Healthcare organizations are overcoming continuity by expanding their office hours to accommodate patient demands. Furthermore, some organizations exploit health information technology to allow patients to seek medical advice over Telehealth without being obliged to an office schedule that does not fit the patient’s needs. Even though Telehealth is appropriate under the right circumstances; nonetheless, it is far from serving as the perfect solution. Urgent care centers and retail clinics are also emerging players allowing patients to connect to care outside of a doctor’s office hours. But that does not imply continuity. Since the latter requires care to be delivered by the same clinician unless needed otherwise. They are quick fixes.
Patients living in rural zones are unduly more likely to brawl to access their clinician than a patient living in urban zone. According to the American Hospital Association, with 57 million Americans living in rural areas, they face challenges, extending from where they live to have enough doctors to provide care.
Remote terrestrial location, small size, limited workforce, physician famines, and often inhibited financial resources pose an inimitable set of challenges for rural healthcare. Then again, Healthcare organizations have been using telemedicine to close care gaps triggered by geographic barriers. Direct-to-consumer telemedicine permits patients to use home computers or smartphones to teleconference with a clinician. Patients living in rural areas must also struggle with clinician scarcities.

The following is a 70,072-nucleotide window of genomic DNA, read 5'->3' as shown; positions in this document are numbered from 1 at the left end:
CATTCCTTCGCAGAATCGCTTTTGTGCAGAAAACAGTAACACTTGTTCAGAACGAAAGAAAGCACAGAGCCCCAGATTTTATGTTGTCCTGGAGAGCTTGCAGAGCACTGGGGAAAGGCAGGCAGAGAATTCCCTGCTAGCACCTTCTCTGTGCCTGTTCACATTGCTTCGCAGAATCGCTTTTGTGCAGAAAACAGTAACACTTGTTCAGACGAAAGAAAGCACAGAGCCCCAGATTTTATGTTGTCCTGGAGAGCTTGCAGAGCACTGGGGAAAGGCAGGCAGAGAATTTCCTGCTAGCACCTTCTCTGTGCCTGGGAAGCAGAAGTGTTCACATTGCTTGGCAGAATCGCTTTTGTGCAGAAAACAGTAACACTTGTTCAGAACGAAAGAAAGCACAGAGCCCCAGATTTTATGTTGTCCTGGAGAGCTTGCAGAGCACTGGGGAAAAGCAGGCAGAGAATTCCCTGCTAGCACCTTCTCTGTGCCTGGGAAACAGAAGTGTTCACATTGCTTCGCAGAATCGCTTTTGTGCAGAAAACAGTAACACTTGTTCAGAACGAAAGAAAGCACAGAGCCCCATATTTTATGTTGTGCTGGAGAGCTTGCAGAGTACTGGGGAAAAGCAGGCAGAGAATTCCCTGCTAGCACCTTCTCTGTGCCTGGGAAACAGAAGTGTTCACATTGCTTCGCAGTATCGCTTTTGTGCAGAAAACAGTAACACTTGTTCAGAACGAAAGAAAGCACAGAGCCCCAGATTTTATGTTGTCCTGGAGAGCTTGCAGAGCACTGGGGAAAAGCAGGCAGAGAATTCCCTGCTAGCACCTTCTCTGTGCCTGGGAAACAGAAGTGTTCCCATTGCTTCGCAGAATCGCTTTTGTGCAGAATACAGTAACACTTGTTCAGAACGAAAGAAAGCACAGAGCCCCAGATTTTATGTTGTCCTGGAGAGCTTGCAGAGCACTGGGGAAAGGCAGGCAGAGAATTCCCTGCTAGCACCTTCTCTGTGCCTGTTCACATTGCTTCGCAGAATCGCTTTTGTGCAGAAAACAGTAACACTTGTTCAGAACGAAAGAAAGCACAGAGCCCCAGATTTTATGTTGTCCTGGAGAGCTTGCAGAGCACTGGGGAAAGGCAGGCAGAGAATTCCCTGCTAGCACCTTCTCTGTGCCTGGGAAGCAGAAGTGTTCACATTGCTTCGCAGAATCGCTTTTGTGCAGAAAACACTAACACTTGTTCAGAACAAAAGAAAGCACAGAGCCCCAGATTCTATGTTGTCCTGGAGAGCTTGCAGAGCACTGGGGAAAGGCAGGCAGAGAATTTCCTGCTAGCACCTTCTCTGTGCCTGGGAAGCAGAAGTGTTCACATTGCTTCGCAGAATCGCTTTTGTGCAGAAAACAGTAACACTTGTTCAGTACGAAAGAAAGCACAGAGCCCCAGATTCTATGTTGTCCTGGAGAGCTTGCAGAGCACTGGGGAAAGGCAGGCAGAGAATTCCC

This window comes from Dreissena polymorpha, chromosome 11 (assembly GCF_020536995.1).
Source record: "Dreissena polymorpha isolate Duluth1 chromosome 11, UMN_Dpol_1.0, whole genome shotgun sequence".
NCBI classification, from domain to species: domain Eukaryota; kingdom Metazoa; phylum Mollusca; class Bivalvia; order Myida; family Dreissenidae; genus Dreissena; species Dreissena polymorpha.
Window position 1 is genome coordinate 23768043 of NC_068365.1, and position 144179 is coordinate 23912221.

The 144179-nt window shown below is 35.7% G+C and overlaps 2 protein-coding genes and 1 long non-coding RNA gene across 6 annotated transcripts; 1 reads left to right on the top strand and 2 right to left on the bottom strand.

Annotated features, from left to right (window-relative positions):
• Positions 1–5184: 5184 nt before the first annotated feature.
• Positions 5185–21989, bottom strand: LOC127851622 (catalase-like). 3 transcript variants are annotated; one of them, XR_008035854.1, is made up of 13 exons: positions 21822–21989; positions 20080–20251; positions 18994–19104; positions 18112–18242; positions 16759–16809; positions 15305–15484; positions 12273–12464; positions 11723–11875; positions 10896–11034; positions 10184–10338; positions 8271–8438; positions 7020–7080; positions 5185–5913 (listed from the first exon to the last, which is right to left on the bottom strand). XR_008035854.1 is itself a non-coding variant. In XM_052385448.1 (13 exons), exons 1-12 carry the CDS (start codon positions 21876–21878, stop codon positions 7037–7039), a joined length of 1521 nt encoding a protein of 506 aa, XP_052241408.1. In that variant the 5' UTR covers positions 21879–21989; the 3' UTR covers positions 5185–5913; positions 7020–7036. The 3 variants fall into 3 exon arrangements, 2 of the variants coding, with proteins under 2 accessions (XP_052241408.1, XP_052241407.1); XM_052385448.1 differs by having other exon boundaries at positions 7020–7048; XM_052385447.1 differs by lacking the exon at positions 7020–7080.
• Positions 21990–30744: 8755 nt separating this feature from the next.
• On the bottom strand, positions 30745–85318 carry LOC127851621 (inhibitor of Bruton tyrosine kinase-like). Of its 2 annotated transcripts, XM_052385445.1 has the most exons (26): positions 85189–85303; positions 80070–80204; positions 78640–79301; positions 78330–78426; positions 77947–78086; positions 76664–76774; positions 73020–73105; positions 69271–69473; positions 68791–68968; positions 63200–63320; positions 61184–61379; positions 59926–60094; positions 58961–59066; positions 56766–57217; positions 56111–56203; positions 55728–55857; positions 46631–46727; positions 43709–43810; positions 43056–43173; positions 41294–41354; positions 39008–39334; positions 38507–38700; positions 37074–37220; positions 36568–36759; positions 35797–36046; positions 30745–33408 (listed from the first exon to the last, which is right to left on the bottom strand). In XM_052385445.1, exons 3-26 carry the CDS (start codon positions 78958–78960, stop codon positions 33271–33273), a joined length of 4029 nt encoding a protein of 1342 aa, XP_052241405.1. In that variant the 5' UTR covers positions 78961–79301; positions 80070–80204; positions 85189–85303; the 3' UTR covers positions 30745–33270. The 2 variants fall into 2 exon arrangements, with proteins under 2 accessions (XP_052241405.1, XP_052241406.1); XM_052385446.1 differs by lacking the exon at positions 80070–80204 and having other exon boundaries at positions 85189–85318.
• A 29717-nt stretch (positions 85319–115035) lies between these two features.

Despite patients' convenient access to a clinic and scheduling an appointment with ease, transportation blocks can also hold back patients from seeing their clinicians. Patients who are physically unable to drive, those who face financial barriers, or otherwise cannot obtain transportation to the clinician’s office often go without care.
Healthcare organizations have also been falsifying their own relationships with Uber, Lyft, and other specialized medical transportation amenities.
Frequently, patient care access problems are not about having access to the clinic. But instead, it’s about being able to access the right clinician.
Continuity of Medical Care needs Personalization
Linking patients with the right medical care at the right time is a crucial patient care attitude. When a patient can easily access a physician or a healthcare provider, they will see a lessened possibility of developing a more serious illness later on in life.
Healthcare organizations need to have the right personalized care to ensure patients can easily access those care services.
Some studies associate the lack of continuity of care with a shortage of primary care physicians or General practitioners. However, a lack of primary care is a symptom and not a disease. One can hardly expect physicians to fill the gap of discontinued medical care when they are not at the center of decision-making. Physicians are overwhelmed with increasing administrative burdens and unsubstantiated quality determinants of their job. Apart from the quality of medical care, access to convenient care is one of the top drivers for patient care site choices. But such access requires quality resources and infrastructures to be handed to the clinicians too. In other words, throwing value-based markers at clinicians and expecting them to care for 30 patients in eight hours while penalizing them for performing less is nothing but an absurdity. Patients want to access their healthcare when they want and need it, called the demand for personalization. While it is indispensable for healthcare establishments to eliminate impediments barring patients from getting to the office, it is equally vital for administrations to make sure patients get to the right type of facility with well-invigorated clinicians.